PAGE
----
The purpose of this study is to determine whether nicotine can improve symptoms of memory loss in people experiencing mild memory problems (referred to in this study as “mild cognitive impairment” or MCI). Recent studies have suggested that one of the causes of memory disorders may be a reduction in a particular chemical substance in the brain. This chemical substance, acetylcholine, is thought to act on certain brain cells in a specific way that helps us to remember and use memories as well as affect our In people with MCI (and Alzheimer’s disease), the level of acetylcholine may be changed, and this may impair brain functioning. Preliminary studies have suggested that short-term administration of nicotine appears to improve memory in patients with mild memory loss and early Alzheimer’s disease (AD). It has been known for many years that nicotine imitates many of the actions of acetylcholine. By administering nicotine over a longer period of time to participants with MCI, we hope to better understand whether nicotine may act to improve memory loss symptoms over the longer term and whether it may help to delay the progression of memory loss symptoms. The amount of nicotine in each patch used in this study is the same as patches that are used in people who are trying to quit smoking.
All
18 year(s) or older
This study is NOT accepting healthy volunteers
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Inclusion Criteria:
Patient must have a subjective memory concern as reported by patient, study partner, or clinician
Age 55-90 (inclusive)
Study Partner is available who has frequent contact with the patient (e.g. an average of 10 hours per week or more), and can accompany the patient to most visits to answer questions about the patient
Must speak English fluently
Good general health with no additional diseases/disorders expected to interfere with the study
Exclusion Criteria:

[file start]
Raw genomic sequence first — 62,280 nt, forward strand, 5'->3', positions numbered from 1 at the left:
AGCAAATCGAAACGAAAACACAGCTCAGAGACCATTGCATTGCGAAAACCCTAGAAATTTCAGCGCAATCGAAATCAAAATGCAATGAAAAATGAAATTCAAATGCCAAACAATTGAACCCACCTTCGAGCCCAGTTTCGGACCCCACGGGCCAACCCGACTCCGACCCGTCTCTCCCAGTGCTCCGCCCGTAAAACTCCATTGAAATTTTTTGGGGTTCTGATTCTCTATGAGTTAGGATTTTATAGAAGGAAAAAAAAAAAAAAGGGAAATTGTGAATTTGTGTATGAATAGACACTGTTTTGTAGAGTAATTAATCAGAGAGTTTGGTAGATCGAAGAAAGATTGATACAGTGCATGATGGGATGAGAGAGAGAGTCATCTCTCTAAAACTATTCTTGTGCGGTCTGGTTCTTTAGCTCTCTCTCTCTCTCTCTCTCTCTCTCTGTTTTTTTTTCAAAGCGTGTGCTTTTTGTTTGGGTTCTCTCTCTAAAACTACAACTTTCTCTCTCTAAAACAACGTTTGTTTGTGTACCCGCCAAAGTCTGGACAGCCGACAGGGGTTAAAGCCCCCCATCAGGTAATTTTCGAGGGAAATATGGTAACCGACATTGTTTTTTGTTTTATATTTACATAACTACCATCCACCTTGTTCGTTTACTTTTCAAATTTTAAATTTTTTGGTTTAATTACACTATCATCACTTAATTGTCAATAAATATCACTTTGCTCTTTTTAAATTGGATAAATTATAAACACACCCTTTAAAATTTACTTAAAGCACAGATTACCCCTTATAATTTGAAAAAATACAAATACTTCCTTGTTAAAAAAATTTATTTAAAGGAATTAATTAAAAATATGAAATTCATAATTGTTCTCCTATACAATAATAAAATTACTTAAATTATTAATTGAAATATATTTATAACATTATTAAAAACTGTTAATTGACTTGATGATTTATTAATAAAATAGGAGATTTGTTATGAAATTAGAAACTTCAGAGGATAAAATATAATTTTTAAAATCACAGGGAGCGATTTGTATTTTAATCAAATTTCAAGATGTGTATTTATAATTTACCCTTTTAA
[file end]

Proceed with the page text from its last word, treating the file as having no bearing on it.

Any use of tobacco or nicotine products within the past year
Any significant neurologic disease such as Alzheimer’s disease dementia, Parkinson’s disease, multi-infarct dementia, brain tumor, seizure disorder, etc.
History of alcohol or substance abuse or dependence within the past 2 years
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NCT02720445
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Location
Hershey, PA

Non-pharmacological improvement of sleep structure in older people

Wrist actigraphy has emerged as a popular alternative to polysomnography because of its low level of invasiveness, its manageable cost, and its ease of monitoring sleep-wake cycles. Unfortunately, actigraphy is not useful for measuring sleep quality in aging populations with fragmented and abnormal sleep patterns because of the very low specificity of actigraphy to detect quiet wake. This application proposes to develop and test a new algorithm that will use actigraphy, photoplethysmography and sensory stimulation during sleep to improve detection of sleep stage in midlife and older adults. The main goals of this project are to conduct a proof-of-principal study in a group of midlife volunteers to demonstrate the superiority of the new method to other non-polysomnography based methods of determining sleep stages, and to attempt to improve the sleep quality of mid-life and older adults by systematically playing sounds during sleep.
Margeaux Gray at deepsleep@psu.edu
All
18 year(s) or older
This study is also accepting healthy volunteers
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Inclusion Criteria:
Healthy adult not using sleep or circadian-impacting medications
No unmanaged chronic or acute illness
Aged 45-60 yrs
Non-smoker
Capable of providing your own informed consent
Exclusion Criteria:
Smoker or tobacco or nicotine user
Not able to abstain from caffeine, alcohol, or certain drugs/medications during the study
Severe, restrictive food allergies
Hearing or color vision problems
Typical sleep time >=9hrs per night
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N/A
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Study Locations

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Location
State College, PA

Reward function as a mechanism linking personality and intermittent smoking

The goal of this study is to learn more about how people who smoke cigarettes respond to rewards, such as winning money. The study uses a method called functional magnetic resonance imaging, or fMRI, which is a research method for measuring activity in the brain. In this study, we are using fMRI to measure how brain activity changes in people who smoke when they receive rewards. Participants are also asked to fill out questionnaires and complete computer tasks while in the lab. The study requires one visit to the lab that lasts approximately three hours. In order to be eligible for the study, individuals must be between 18 and 25 years and must smoke on some (but not all) days.